Crabb wrote, “Some might view a rule against preferential treatment as exhibiting hostility toward religion, but equality should never be mistaken for hostility. It is important to remember that the Establishment Clause protects the religious and nonreligious alike.”
“The court’s decision does not evince hostility to religion, nor should it even seem controversial,” said Richard L. Bolton, FFRF’s attorney in the case. “The court has simply recognized the reality that a tax-free housing allowance available only to ministers is a significant benefit from the government and is unconstitutionally provided on the basis of religion.”
The benefit to clergy is enormous, saving an estimated $2.3 billion in taxes in the years 2002-07 alone, according to a 2002 statement by U.S. Rep Jim Ramstad, R-Minn., cited in Crabb’s ruling. Clergy may use the housing allowance for rent or mortgages and home improvements, including furnishings, property taxes and maintenance.
In 2002, a case went before the 9th Circuit U.S. Court of Appeals when the IRS sued Rev. Rick Warren of Saddleback Church. Warren had claimed all or nearly all of his California housing costs for several years as a tax-free parsonage allowance.
The 9th Circuit was poised to rule against Warren, so Congress immediately passed the Clergy Housing Allowance Clarification Act of 2002 to moot the case. From 2002 on, the law restricted the parsonage exemption to “reasonable rental value.”
The 1954 bill’s sponsor, Rep. Peter Mack, D-Ill., argued that ministers should be rewarded for “carrying on such a courageous fight against this [godless and anti-religious world movement].”
Judge: No secular purpose
“I agree with plaintiffs that §107(2) does not have a secular purpose or effect,” wrote Crabb, adding that a reasonable observer would view it “as an endorsement of religion.” Crabb wrote that “the exemption provides a benefit to religious persons and no one else, even though doing so is not necessary to alleviate a special burden on religious exercise.”
All taxpayers are burdened by taxes, Crabb noted. “Defendants do not identify any reason why a requirement on ministers to pay taxes on a housing allowance is more burdensome for them than for the many millions of others who must pay taxes on income used for housing expenses.”
Crabb rejected the claim that the 1954 law was necessary to eliminate “discrimination” against ministers not living in parsonages. “A desire to assist disadvantaged churches and ministers is not a secular purpose and it does not produce a secular effect when similarly disadvantaged secular organizations and employees are excluded from the benefit.”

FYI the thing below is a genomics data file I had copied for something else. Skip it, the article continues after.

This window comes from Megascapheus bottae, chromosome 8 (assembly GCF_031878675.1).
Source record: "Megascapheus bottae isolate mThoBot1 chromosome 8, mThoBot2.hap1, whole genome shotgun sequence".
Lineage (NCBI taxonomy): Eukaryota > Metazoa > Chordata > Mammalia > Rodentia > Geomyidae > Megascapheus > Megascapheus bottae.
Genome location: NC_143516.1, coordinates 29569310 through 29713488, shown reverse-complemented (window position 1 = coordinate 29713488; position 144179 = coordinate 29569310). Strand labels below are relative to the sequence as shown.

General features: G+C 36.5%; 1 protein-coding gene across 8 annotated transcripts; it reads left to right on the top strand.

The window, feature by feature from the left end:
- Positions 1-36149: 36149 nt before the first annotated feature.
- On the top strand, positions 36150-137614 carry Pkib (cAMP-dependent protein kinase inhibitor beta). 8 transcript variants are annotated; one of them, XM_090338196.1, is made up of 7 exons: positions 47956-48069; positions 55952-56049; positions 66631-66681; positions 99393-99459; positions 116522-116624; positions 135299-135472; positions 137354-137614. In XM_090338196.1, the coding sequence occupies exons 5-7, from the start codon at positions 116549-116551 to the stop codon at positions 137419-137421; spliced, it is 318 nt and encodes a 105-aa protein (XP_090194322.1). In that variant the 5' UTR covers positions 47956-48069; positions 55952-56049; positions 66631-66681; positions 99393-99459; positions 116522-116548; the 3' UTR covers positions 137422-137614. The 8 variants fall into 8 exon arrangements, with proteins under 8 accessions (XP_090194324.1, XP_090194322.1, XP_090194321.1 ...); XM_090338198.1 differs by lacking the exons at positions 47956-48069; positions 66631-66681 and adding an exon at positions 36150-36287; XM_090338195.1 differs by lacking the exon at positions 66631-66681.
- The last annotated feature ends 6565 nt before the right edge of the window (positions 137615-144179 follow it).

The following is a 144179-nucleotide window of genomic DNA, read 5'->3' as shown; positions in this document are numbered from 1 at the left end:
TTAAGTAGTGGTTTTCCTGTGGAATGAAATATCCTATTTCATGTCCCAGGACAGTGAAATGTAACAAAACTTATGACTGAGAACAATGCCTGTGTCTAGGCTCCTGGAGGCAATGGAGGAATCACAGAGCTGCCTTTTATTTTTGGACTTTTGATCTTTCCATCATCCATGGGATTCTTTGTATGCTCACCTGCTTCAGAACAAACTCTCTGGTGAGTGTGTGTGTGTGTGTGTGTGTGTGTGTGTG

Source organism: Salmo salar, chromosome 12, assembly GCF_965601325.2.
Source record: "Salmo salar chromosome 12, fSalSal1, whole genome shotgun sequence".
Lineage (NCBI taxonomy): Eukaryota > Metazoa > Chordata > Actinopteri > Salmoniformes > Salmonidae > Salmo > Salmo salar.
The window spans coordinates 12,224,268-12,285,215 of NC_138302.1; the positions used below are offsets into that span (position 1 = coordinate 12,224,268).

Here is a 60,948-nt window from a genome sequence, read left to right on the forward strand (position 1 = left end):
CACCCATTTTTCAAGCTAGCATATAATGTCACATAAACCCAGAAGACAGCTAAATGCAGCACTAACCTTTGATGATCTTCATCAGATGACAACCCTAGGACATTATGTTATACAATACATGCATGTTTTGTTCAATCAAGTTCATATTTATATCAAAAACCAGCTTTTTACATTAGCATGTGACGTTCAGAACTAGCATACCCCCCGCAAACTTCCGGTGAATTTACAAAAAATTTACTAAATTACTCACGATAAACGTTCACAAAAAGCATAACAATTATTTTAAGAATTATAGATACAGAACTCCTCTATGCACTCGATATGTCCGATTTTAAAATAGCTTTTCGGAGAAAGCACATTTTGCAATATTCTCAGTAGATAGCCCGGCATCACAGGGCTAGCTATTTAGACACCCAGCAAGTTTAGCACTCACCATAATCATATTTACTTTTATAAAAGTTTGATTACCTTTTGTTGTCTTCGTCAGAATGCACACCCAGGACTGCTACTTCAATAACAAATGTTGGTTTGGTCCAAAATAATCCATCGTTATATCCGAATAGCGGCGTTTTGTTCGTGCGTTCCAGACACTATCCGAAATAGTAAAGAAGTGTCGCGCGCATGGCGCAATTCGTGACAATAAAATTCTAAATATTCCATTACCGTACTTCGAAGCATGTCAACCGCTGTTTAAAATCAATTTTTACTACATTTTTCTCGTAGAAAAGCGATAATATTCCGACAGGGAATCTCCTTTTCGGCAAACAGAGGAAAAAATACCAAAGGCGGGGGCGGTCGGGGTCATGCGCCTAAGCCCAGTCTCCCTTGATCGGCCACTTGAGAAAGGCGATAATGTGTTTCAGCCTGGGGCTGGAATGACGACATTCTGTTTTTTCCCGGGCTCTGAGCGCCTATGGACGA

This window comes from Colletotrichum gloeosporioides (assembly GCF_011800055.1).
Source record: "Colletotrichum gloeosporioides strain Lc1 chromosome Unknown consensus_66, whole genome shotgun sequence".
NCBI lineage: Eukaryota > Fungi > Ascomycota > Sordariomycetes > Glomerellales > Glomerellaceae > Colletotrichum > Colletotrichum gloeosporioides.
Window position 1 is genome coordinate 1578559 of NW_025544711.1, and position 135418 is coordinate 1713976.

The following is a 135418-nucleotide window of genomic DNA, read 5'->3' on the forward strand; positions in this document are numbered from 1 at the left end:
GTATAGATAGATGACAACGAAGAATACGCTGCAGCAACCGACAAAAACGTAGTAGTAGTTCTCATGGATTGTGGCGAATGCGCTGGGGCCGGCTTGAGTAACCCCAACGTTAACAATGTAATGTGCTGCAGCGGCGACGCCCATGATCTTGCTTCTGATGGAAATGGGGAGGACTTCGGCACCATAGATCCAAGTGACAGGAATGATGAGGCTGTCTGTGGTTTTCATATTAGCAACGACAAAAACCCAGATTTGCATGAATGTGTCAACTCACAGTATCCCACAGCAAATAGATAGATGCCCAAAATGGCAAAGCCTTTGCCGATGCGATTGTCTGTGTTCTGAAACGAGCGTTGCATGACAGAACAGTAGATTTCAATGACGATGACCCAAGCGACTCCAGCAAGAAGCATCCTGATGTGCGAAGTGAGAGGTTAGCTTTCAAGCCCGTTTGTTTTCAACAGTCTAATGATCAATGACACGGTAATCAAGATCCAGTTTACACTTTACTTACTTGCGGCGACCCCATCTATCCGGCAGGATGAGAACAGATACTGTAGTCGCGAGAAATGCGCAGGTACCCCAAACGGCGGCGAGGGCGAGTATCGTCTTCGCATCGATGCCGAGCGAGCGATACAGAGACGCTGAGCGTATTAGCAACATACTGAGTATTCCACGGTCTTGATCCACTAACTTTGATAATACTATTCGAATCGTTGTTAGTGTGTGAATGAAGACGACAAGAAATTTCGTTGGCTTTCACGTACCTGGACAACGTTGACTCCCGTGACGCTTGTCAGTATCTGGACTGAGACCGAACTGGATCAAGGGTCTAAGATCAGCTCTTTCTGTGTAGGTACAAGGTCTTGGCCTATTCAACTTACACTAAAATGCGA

She added, “Under defendants’ view, there would be no limit to the amount of support the government could provide to religious groups over secular ones.”
Crabb invoked the Supreme Court’s 1989 case, Texas Monthly Inc. v. Bullock, calling exemptions for religious publishers from having to collect state sales taxes “unjustifiable awards of assistance to religious organizations.”
“If a statute imposed a tax solely against ministers (or granted an exemption to everyone except ministers) without a secular reason for doing so, that law would violate the Constitution just as §107(2) does,” Crabb reasoned.
Other cases pending
Crabb dismissed as implausible the government’s bizarre argument that atheists Gaylor and Barker could “conceivably” qualify as “ministers of the gospel.” The government put forth that argument seeking to deny them standing and thus get the challenge dismissed.
Gaylor and Barker, as directors of an educational organization advocating atheism and freethought, earned standing because they have not been entitled to claim the housing allowance FFRF designates for them, while any “minister of the gospel” may do so for promoting religion.
Crabb’s decision noted that Treasury Secretary Donald Regan wrote a 1984 memorandum advising repeal of §107 because there “is no evidence that the financial circumstances of ministers justify special tax treatment.” Ministerial compensation may be low compared to other professions, but “not compared to taxpayers in general.” The recommendation was withdrawn after clergy protests.
In 1921, Congress passed a law allowing ministers to exclude from gross income the rental value of housing, such as a parsonage, received as part of compensation, saying it was for the convenience of the employer. Since FFRF does not provide Gaylor and Barker with a house, FFRF voluntarily dropped that portion of its challenge.
The far-ranging ruling makes interesting reading, even working in Robert Ingersoll’s maxim, “With soap, baptism is a good thing” (included on FFRF’s “Debaptism Certificate”).
FFRF has three federal lawsuits against the IRS for preferential treatment of religion versus irreligion. FFRF and its plaintiffs have been found to have preliminary standing in a challenge to the IRS for failure to enforce church electioneering restrictions.
FFRF has also been found to have standing to pursue its challenge of an IRS provision which exempts church denominations from an annual reporting requirement that applies to all other 501(c)(3) tax-exempt organizations, essentially shielding them from public accountability.
Read the ruling:
This nontract is available at the FFRF shop
Critics of the Christian bible occasionally can score a point or two in discussion with the religious community by noting the many teachings in both the Old and New Testaments that encourage the bible believer to hate and to kill, biblical lessons that history proves Christians have taken most seriously. Nonetheless the bible defendant is apt to offer as an indisputable parting shot, “But don’t forget the ten commandments. They are the basic bible teaching. Study the ten commandments.”